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The British Drilling Association (BDA) is the UK's trade association for the ground drilling industry.

Driller Loses Fingers in Unguarded Rig

8th December 2015

Driller Loses Fingers in Unguarded Rig

A quarry company has been fined after an employee lost two fingers after coming into contact with a drill fitted to a hydraulic excavator at a dimension stone quarry.

The employee was directing the drilling operation while a colleague operated the controls in the excavator, when the employee's glove became entangled around the rotating drill causing the amputation.

An investigation by the Health & Safety Executive into the incident, which occurred on 16 January 2014 at Lingberry Quarry near Staindrop, found that the preventative measures taken by the company to control the risks were not adequate (or not suitable).

Peterlee Magistrates' Court heard that that a guard had not been fitted to the drill which could have prevented the accident. The only control in place was a single trip wire fitted to one side of the drill mast. As the employee was being twisted against the opposite side of the mast to the trip wire, he was unable to activate the trip wire. It was a number of seconds before the excavator operator became aware of the situation and stopped the drill.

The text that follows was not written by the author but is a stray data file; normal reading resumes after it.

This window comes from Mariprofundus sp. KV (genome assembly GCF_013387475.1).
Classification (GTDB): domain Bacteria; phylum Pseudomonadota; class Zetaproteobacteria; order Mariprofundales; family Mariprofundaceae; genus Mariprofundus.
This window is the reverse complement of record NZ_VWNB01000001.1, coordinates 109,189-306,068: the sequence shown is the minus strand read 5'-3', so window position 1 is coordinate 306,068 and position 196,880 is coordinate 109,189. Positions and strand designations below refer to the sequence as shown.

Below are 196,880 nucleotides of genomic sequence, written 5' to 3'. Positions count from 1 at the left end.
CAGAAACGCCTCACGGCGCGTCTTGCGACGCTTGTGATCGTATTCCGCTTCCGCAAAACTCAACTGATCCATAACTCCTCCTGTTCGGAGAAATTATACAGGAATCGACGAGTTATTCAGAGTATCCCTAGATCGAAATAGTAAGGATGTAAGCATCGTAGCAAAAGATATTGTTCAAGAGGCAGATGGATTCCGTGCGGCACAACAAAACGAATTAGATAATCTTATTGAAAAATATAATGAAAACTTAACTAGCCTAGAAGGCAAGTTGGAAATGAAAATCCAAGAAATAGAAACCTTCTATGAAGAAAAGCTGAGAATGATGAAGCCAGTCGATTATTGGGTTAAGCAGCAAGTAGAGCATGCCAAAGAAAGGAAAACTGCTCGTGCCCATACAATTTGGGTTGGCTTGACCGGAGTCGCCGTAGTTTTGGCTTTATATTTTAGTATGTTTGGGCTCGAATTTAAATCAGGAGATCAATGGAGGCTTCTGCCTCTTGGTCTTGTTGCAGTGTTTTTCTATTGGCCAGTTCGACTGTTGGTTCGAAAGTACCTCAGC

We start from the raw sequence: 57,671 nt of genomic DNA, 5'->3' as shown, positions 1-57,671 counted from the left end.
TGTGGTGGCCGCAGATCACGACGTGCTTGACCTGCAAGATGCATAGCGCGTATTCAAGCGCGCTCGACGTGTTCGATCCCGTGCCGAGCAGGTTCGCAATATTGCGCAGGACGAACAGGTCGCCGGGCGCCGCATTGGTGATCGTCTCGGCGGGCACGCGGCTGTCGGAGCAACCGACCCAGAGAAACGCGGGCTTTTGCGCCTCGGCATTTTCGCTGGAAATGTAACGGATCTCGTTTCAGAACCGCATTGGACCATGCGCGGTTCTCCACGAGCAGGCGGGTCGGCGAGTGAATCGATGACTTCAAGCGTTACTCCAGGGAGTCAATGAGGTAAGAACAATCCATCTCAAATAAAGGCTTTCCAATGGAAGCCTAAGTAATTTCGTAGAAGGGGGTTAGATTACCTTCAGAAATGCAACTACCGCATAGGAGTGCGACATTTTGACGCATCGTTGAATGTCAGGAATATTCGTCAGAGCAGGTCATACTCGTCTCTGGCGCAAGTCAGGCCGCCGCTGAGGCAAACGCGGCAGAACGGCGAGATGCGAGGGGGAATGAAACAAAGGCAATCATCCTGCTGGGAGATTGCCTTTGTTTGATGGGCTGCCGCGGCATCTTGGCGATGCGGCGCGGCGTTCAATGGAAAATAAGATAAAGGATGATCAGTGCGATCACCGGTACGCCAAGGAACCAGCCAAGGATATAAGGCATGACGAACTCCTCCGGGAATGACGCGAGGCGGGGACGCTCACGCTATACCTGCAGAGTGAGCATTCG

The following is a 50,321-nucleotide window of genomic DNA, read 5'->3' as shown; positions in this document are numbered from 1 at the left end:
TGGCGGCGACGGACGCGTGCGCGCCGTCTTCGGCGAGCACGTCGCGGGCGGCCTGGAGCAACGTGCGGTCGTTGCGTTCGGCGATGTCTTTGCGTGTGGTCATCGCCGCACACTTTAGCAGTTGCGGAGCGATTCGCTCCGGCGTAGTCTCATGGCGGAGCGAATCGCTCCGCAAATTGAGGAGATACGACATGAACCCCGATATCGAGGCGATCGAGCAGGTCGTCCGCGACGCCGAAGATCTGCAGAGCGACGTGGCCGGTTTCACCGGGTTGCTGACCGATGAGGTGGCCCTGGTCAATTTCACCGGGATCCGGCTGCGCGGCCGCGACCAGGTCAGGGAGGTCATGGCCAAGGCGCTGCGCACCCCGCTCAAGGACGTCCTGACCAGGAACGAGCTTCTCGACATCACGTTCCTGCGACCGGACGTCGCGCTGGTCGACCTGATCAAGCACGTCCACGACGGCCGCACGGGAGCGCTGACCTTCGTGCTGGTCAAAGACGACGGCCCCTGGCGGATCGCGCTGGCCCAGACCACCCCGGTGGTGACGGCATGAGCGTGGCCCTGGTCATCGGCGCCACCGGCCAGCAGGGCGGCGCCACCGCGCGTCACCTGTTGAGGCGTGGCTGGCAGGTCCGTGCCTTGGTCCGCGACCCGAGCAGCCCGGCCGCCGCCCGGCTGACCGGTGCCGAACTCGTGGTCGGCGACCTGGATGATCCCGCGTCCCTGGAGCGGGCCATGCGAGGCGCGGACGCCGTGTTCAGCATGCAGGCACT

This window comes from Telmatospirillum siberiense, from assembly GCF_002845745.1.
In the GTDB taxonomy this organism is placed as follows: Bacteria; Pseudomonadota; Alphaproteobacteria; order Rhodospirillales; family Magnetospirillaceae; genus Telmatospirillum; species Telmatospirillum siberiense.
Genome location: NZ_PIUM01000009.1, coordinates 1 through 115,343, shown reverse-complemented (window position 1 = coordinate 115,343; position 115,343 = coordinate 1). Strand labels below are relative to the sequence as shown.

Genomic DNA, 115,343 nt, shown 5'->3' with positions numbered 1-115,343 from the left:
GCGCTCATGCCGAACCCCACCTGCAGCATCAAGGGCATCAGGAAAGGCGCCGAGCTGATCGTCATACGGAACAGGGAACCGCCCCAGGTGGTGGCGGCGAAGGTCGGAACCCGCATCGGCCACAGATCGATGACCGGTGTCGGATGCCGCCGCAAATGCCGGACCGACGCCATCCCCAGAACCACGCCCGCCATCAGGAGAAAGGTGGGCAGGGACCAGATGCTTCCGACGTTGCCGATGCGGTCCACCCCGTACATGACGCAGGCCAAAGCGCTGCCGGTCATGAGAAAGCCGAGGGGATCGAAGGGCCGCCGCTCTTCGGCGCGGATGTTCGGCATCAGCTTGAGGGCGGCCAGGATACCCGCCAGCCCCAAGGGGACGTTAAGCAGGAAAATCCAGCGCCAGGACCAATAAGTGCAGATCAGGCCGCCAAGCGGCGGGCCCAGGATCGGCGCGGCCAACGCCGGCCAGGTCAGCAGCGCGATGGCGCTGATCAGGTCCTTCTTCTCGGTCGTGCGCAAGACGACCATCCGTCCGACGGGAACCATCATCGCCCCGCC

Robert Thomas Charlton(trading as Border Stone Quarries) of Kirkholmdale, Lanty's Lonnen, Haltwhistle, pleaded guilty to a charge under Regulation 11(1) of the Provision and Use of Work Equipment 1998 for failing to prevent access to dangerous parts of equipment. He was fined £7,200 and ordered to pay costs of £27,000.

Speaking after the hearing HSE Specialist Quarries Inspector, Mike Tetley said "This is an accident that could have been easily prevented. The expected guarding standard for this type of machine working in this environment would be an interlocked guard as access to the drill was frequently required. There are established legal requirements relating to machinery guarding and these are complimented by HSE and industry specific guidance. Entanglement in the rotating parts of drilling rigs has caused fatalities and serious injuries including amputations as in this case. These are known risks and need to be appropriately controlled by companies operating this type of equipment."

 For more information on the prevention of entanglement in the rotary parts of drilling and piling rigs visit: http://www.hse.gov.uk/foi/internalops/og/og-00055.htm

 

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